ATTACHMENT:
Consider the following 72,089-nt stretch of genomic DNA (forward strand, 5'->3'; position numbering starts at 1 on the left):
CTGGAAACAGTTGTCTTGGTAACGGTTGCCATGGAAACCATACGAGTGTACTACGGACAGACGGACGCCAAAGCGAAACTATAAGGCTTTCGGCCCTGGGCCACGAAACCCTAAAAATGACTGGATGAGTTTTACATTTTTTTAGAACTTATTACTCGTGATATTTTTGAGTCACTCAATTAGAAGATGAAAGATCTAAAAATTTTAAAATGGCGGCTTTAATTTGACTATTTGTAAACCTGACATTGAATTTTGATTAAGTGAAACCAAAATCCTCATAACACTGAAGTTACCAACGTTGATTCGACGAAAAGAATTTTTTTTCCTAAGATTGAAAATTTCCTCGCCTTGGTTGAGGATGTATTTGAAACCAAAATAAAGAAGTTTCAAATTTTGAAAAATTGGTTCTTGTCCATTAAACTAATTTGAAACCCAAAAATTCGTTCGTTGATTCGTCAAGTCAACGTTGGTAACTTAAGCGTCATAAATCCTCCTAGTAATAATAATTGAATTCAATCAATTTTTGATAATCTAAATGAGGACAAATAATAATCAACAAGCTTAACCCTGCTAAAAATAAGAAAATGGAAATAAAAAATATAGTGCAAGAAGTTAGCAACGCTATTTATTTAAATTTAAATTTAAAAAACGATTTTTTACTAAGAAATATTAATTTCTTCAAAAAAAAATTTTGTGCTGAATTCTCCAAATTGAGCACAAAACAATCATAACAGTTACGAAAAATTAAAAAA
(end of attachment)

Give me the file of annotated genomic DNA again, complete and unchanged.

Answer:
Consider the following 72,089-nt stretch of genomic DNA (forward strand, 5'->3'; position numbering starts at 1 on the left):
CTGGAAACAGTTGTCTTGGTAACGGTTGCCATGGAAACCATACGAGTGTACTACGGACAGACGGACGCCAAAGCGAAACTATAAGGCTTTCGGCCCTGGGCCACGAAACCCTAAAAATGACTGGATGAGTTTTACATTTTTTTAGAACTTATTACTCGTGATATTTTTGAGTCACTCAATTAGAAGATGAAAGATCTAAAAATTTTAAAATGGCGGCTTTAATTTGACTATTTGTAAACCTGACATTGAATTTTGATTAAGTGAAACCAAAATCCTCATAACACTGAAGTTACCAACGTTGATTCGACGAAAAGAATTTTTTTTCCTAAGATTGAAAATTTCCTCGCCTTGGTTGAGGATGTATTTGAAACCAAAATAAAGAAGTTTCAAATTTTGAAAAATTGGTTCTTGTCCATTAAACTAATTTGAAACCCAAAAATTCGTTCGTTGATTCGTCAAGTCAACGTTGGTAACTTAAGCGTCATAAATCCTCCTAGTAATAATAATTGAATTCAATCAATTTTTGATAATCTAAATGAGGACAAATAATAATCAACAAGCTTAACCCTGCTAAAAATAAGAAAATGGAAATAAAAAATATAGTGCAAGAAGTTAGCAACGCTATTTATTTAAATTTAAATTTAAAAAACGATTTTTTACTAAGAAATATTAATTTCTTCAAAAAAAAATTTTGTGCTGAATTCTCCAAATTGAGCACAAAACAATCATAACAGTTACGAAAAATTAAAAAA